You can ride a bear in this.
Format: PC, PS4 (reviewed), Xbox One
Released: February 23, 2016
Copy provided by publisher
I have to hand it to Ubisoft. After Far Cry 4 played it safe and delivered more of the same to a tiresome degree, Far Cry Primal represents a dramatic departure in theme, adding new meat to an old skeleton. Though it is unmistakably Far Cry, Ubi’s prehistoric jaunt is exactly what the series needed to get its energy back.
Set in the fictional European valley of Oros, Primal takes us back to 10,000 BCE and into the loincloth of Takkar, a hunter from the beleaguered Wenja tribe. Beset on two sides by the cannibalistic Udam and zealous Izila, the Wenja struggle to eke out a living in a harsh world populated by predators and threatened by desperate conflict.
The narrative presentation is true to Far Cry‘s roots – melodramatic first-person cutscenes lead to missions that involve typical “protagonist gets captured a bunch” missions and the occasional trippy dream sequence – but exposition is a noticeable step up from previous games. I found myself drawn to the plight of not just the Wenja, but the fears and cultures of their antagonists as well, as Primal fully realizes a diverse cast of characters.
Supporting characters are numerous and likable, with their own silly quirks and humorous interludes, while the main villains are oddly sympathetic despite their initially cruel actions. The Udam leader, Ull, strikes a particularly resonant tone the more he’s encountered.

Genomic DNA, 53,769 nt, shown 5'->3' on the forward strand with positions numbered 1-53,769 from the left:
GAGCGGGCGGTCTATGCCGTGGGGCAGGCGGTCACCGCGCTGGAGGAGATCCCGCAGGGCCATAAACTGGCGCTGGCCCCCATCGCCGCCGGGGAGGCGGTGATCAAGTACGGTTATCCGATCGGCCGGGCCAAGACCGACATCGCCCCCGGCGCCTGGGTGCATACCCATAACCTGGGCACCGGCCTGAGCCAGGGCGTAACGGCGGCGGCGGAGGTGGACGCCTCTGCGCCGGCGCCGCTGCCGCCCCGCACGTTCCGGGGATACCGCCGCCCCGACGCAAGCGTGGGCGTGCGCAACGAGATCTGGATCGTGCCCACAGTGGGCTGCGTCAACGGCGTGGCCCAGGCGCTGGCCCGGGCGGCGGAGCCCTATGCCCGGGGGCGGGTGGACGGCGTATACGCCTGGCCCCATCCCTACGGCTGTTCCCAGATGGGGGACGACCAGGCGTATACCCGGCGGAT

A big part of the story’s success lies in how much effort’s gone into devising each of the three tribes. Drawing from Epipaleolithic inspirations, Primal does an impressive job of creating three very distinct factions in the Wenja, Udam, and Izila, each one boasting unique dress, architecture, and behaviors.
Even more remarkable is the script, which uses a fictional language built from the Proto-Indo-European tongue and boasts three distinct dialects for each tribe. This language (translated via subtitles, of course) is a huge part of what makes this story the best in the Far Cry series.
I was skeptical about my ability to root for stone-age people so readily, but Primal is fantastic at making its ancient characters relatable, as well as amusing – there’s a surprising amount of comedy, especially when Takkar is recruiting the more isolated and unstable Wenja personalities.
With Far Cry going Mesolithic, some dramatic changes have been made to the old formula – guns are out, with the traditional bow becoming a focal ranged weapon. There is a far greater emphasis on melee combat, with a brutal club that serves to be an unwieldy but powerful ally, and spears that can be thrown or thrust into the opposition.
I’ve got to say I find Primal‘s combat more gratifying than in any previous game. Takkar’s club feels perfectly ferocious, and battles are faster and more chaotic than ever before. That said, I would kill for some adequate blocking or dodging to accompany the melee offense – there’s just no suitable defensive moves when the clubs are out and swinging.